If you’re inexperienced with 3D printing but want to learn, there are plenty of courses, both online and in-person, that you can take – or, if you’re anything like Vicky Somma, you can just teach yourself. The software developer taught herself how to use 3D software and a 3D printer a few years ago, and has become an expert maker who sells her work on Etsy and Shapeways, while documenting it all so that others can learn as well.
We’ve covered much of Somma’s work in the past, and she’s stayed quite busy since we last checked in with her. For the second year in a row, one of her 3D printed ornaments was featured in the Virginia Governor’s Mansion, and she has recently been experimenting with embedding items in 3D prints. In 2016, her 3D printing business was in the black for the first time, and she also makes money and helps other makers through her own 3D Hub. We caught up with Somma again to talk to her about her 3D printing journey and being a woman in tech.
When did you first learn about 3D printing? What drew you to the technology?
“I believe the first time I became aware was at the free USA Science and Engineering Festival that happens in Washington, DC every other year. I don’t recall being too terribly impressed at first. Then one year when I was researching Christmas presents and I ran across Shapeways. I didn’t order from them right then. A few months later when I wanted to make a breastfeeding charm for my Origami Owl locket—that memory of 3D Printing and Shapeways surfaced. It was enough to entice me to learn 3D Modeling.”
What have you been working on lately?
“I had another ornament in the Virginia Governor’s Mansion in 2016 (two years in a row). This one was based off the historic Rockledge Mansion in Occoquan, Virginia. It is a popular venue for weddings and receptions, so I ended up selling about 50 of them this past year.
Lately, I have been experimenting with embedding items. Last year it started with embedding mirrors into vases and candle holders. Since then, I have inserted nuts for working tap handles for a local brewery (and then I used nuts for myself to make rhododendron drawer pulls). I’ve filled prints with sand to make them heavier, embedded in magnets, and I also made a large chain of ‘kinetic’ houndstooth by having the print pause and embedding in small 6mm split rings. Finally, in my quest to continually find a use for my Mom’s old wine corks, I’ve been working on a Wine Rack…. with embedded wine corks. I have my first prototype print. That print has some cosmetic flaws…but it works!
And on the very small victory side—my 3D Printing side business—it was in the black for 2016! I am VERY far from quitting my day job… but I can accurately say I’m making money with 3D Printing now.”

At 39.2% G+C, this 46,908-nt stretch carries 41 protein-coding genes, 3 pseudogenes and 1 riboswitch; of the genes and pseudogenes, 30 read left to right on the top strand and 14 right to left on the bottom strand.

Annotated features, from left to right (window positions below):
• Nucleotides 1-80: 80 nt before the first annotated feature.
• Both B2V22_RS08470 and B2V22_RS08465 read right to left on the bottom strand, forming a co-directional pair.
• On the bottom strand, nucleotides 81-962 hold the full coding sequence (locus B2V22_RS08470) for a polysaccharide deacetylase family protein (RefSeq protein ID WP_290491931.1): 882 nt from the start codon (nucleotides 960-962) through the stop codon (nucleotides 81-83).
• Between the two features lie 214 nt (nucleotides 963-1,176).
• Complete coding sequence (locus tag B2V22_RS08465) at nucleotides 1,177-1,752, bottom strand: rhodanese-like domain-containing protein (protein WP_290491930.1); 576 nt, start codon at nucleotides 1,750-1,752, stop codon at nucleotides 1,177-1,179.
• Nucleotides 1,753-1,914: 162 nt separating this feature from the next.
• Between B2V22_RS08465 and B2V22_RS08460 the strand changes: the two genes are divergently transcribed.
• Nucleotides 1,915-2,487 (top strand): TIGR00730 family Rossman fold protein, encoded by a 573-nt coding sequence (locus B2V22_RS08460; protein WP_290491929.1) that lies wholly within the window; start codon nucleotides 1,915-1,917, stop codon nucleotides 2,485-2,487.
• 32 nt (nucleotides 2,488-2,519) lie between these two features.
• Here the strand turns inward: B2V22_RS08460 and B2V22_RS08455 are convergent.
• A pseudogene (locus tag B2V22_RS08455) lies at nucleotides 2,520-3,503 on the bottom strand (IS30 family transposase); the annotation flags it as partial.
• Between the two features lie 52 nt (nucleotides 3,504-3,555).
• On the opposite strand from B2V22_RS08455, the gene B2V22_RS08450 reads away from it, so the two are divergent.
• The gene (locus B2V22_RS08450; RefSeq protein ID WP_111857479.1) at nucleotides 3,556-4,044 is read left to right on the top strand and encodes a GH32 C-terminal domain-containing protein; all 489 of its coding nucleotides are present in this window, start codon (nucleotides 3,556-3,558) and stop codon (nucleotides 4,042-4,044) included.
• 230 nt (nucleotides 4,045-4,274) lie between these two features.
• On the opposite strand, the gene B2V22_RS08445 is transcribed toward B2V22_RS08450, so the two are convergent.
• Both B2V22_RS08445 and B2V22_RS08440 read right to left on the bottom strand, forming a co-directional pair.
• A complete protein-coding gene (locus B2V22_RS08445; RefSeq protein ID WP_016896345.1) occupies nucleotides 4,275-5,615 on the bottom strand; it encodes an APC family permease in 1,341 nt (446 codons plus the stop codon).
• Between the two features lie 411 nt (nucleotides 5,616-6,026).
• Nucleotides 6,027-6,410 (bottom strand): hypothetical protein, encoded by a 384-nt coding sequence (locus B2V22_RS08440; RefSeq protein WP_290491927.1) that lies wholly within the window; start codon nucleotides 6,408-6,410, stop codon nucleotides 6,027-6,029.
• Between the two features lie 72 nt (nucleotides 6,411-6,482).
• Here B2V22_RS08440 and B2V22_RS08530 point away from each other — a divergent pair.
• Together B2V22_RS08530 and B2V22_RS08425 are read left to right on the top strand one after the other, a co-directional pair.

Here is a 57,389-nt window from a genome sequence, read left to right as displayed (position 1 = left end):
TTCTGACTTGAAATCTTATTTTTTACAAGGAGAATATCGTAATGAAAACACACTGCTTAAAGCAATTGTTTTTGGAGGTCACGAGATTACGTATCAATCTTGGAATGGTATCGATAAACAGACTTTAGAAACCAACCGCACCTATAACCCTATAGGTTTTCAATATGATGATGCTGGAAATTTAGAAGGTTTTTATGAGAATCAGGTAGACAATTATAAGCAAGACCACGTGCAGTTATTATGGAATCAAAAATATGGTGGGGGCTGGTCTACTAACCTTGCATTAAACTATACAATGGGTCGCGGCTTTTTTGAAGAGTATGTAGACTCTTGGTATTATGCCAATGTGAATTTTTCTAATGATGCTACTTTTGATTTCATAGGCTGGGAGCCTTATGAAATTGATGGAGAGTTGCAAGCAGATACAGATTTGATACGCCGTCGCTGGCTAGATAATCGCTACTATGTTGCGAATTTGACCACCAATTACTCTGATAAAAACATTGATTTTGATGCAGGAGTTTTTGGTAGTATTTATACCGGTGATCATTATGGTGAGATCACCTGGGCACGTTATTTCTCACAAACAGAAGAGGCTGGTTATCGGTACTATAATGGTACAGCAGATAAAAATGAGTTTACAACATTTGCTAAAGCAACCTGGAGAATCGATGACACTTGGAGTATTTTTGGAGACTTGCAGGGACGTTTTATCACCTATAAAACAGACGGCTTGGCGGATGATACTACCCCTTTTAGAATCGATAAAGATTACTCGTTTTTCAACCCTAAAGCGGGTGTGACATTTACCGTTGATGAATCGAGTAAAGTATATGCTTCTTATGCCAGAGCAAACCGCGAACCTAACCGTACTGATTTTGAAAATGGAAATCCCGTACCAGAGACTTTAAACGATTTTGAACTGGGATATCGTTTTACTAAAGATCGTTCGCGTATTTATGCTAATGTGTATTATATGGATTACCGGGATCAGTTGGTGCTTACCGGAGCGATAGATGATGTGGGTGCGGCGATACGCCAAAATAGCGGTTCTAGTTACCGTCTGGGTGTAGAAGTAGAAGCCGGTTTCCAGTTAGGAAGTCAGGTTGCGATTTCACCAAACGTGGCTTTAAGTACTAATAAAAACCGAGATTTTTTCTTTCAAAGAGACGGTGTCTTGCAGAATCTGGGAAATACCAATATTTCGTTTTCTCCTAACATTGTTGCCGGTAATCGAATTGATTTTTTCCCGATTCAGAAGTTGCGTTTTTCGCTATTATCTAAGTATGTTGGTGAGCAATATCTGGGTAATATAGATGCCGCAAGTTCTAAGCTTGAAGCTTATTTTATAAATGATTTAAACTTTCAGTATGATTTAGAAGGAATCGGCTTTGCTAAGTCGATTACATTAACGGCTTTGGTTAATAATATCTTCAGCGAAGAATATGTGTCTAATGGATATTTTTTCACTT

What were some of the challenges and rewards of teaching yourself about 3D printing? What advice would you give to someone who wants to start learning about 3D printing on their own?
“One of the biggest challenges for me is stepping out of my comfort zone into hardware. I have a software background, but do very little with hardware and have had a contentious relationship with 2D Printers since those very first paper jams back in high school. In the last few years, however, I have learned to take apart and put my printer back together for maintenance and upgrades. I am comfortable with my machines now and I also have the confidence that comes with knowing there is a whole community’s worth of knowledge to tap into should I run into a problem.
As far as rewards, this is a hobby where you get to exercise your creativity and your critical thinking at the same time, two skill that will serve you well in all endeavors.
The three tips I have:
- Don’t be afraid of failure, it’s going to happen. It happens to everyone. It happened to me just this past week!
- The 3D Printing Community is way more supportive and helpful than you can ever imagine. Don’t be afraid to reach out. If you are intimidated, there are ample YouTube stations out there where you can learn in a more anonymous manner.
- Write or save your settings, particularly when you are exploring your printer and trying to figure out what works and what doesn’t work.”
What made you decide to start your own 3D Hub?
“Really, I wanted to do my part to increase the accessibility of 3D Printing. It is very easy for me to remember the thrill of getting that first print from Shapeways in the mail and hold something I designed in a real, tangible form. Some of the prints I do through 3D Hubs is someone’s first experience with 3D Printing. I get to be that person who helps make their idea real.”
You’ve shared a wide variety of 3D printing projects that you’ve completed – do you have a favorite?